I shot my last roll of Kodachrome
"Kodachrome, it gives us those nice bright colors.
It gives us the greens of summers.
It makes you think all the world's a sunny day, oh yea!
I got a Nikon camera.
I love to take the photographs.
So momma don't take my Kodachrome away."
~Kodachrome by Paul Simon
Bealville, Kodachrome and Nikons
Wednesday, October 5, 2005; I drove to south from San Jose to the Tehachapi mountains east of Bakersfield. I arrived in Bealville, California to find a train in the siding there. He (the train) was waiting for another train to pass in the opposite direction. So, I went to the top of the little hill there and photographed the train that came the other way. I know the routine here very well. I have been coming to Bealville for about 38 years taking pictures of trains. I have come here with my father, both my wives, my children and friends at different times through the years. I have seen trains and people pass through my life here. Soon, it will be my grandchildren whom I will be taking here.
Over the years I have shot many thousands of rolls of Kodachrome slide film here and at many other railroad places. Wednesday I shot my last roll of Kodachrome I will probably ever shoot. I have had a stash of Kodachrome 25 (K25) slide film for 35mm cameras I had been hoarding. But, Kodak's 35mm Kodachrome processing (K14) has gotten so slow (about 3 weeks) it became evident I had better use this film or kiss it off! The death of Kodachrome is obviously imminent. (For example: I had a stash of Kodachrome 64 for 120 cameras I sat on too long and Kodak stopped the K14 processing for 120 and that wonderful film is thus now unusable!) So, I started using my 35mm K25! After I got my D2H digital Nikon I started to use the Nikon digital more and the Nikon film cameras less. So, I had to work at using up that Kodachrome (without wasting it.) But, I saved one roll of Kodachrome for the Tehachapis and Bealville. So, this week I went to Bealville, fired up a film Nikon again, finished that roll of Kodachrome film and switched to my digital camera. Then, I kept shooting with the digital Nikon (see above).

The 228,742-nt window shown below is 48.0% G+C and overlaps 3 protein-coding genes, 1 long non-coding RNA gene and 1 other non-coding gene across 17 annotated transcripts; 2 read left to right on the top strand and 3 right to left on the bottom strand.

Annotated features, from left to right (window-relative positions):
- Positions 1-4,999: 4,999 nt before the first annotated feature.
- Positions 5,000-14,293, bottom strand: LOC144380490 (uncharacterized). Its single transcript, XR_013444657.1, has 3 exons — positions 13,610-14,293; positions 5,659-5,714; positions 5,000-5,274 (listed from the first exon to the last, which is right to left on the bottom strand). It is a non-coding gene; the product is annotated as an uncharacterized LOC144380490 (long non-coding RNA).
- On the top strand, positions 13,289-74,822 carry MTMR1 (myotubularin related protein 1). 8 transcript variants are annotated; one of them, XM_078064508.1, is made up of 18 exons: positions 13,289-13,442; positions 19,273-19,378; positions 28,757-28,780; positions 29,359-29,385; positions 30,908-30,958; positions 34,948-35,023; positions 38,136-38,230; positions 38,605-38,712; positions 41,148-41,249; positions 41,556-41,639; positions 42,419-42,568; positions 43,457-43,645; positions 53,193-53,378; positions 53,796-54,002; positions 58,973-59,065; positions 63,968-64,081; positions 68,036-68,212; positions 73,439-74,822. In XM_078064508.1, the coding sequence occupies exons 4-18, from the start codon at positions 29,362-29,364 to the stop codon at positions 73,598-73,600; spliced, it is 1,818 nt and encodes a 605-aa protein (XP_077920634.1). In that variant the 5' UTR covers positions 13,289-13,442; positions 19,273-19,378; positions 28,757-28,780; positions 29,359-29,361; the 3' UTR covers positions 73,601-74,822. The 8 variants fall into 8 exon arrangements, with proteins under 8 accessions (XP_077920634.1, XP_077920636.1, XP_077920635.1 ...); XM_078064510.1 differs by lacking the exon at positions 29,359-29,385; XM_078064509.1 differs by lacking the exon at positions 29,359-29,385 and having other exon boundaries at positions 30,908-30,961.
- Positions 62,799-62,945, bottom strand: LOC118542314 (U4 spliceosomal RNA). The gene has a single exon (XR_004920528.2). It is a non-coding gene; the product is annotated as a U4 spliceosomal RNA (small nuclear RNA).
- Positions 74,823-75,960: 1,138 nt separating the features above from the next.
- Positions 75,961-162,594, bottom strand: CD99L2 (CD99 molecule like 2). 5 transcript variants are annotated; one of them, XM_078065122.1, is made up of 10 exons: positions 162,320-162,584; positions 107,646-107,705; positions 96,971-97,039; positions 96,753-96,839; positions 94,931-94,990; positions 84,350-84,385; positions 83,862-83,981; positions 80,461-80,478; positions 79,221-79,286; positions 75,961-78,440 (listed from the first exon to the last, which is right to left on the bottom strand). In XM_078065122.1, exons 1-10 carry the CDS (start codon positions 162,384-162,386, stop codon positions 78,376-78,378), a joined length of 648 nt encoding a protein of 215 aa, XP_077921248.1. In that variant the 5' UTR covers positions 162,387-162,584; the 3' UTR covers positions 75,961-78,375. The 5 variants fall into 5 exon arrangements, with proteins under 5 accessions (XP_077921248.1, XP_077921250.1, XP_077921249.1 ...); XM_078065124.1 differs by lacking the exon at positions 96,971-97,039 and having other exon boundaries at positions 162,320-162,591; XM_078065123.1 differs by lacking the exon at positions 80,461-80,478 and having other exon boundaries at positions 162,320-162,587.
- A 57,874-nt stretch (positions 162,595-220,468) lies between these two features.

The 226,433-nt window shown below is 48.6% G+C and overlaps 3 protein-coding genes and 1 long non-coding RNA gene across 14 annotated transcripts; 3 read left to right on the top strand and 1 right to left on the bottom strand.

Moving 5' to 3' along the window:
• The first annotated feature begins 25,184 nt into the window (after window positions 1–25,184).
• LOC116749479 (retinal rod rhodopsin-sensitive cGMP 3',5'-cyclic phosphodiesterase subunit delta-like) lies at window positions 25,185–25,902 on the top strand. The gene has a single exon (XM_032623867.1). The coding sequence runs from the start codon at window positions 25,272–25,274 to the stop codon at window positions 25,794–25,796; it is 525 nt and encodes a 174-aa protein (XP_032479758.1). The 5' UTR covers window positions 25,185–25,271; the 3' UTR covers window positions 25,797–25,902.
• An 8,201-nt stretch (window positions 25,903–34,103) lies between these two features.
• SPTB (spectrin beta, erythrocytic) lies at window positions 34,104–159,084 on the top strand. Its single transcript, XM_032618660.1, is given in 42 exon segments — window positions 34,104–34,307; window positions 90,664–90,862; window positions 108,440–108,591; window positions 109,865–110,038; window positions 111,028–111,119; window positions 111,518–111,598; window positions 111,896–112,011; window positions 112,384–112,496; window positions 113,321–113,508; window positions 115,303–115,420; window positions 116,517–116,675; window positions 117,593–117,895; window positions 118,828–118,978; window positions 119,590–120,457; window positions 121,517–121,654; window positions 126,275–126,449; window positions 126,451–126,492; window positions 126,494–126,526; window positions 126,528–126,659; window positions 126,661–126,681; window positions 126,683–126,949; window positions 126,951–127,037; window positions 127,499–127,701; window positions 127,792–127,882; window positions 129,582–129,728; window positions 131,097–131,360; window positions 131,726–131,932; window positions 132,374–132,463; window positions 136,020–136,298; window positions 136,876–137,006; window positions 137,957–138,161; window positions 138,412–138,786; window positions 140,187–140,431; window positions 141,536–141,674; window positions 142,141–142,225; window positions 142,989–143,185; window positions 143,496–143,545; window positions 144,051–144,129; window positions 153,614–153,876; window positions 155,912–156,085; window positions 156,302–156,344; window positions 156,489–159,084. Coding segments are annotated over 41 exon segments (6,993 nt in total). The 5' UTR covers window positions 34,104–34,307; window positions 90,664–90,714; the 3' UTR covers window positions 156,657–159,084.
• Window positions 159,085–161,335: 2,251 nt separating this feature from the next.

There is a tree on top of the little hill at Bealville that overlooks the tracks. That would be a good place to leave my ashes after I die. It has a great view of the tracks and the passing trains. There, under that tree, is also the place I finished my last roll of Kodachrome.
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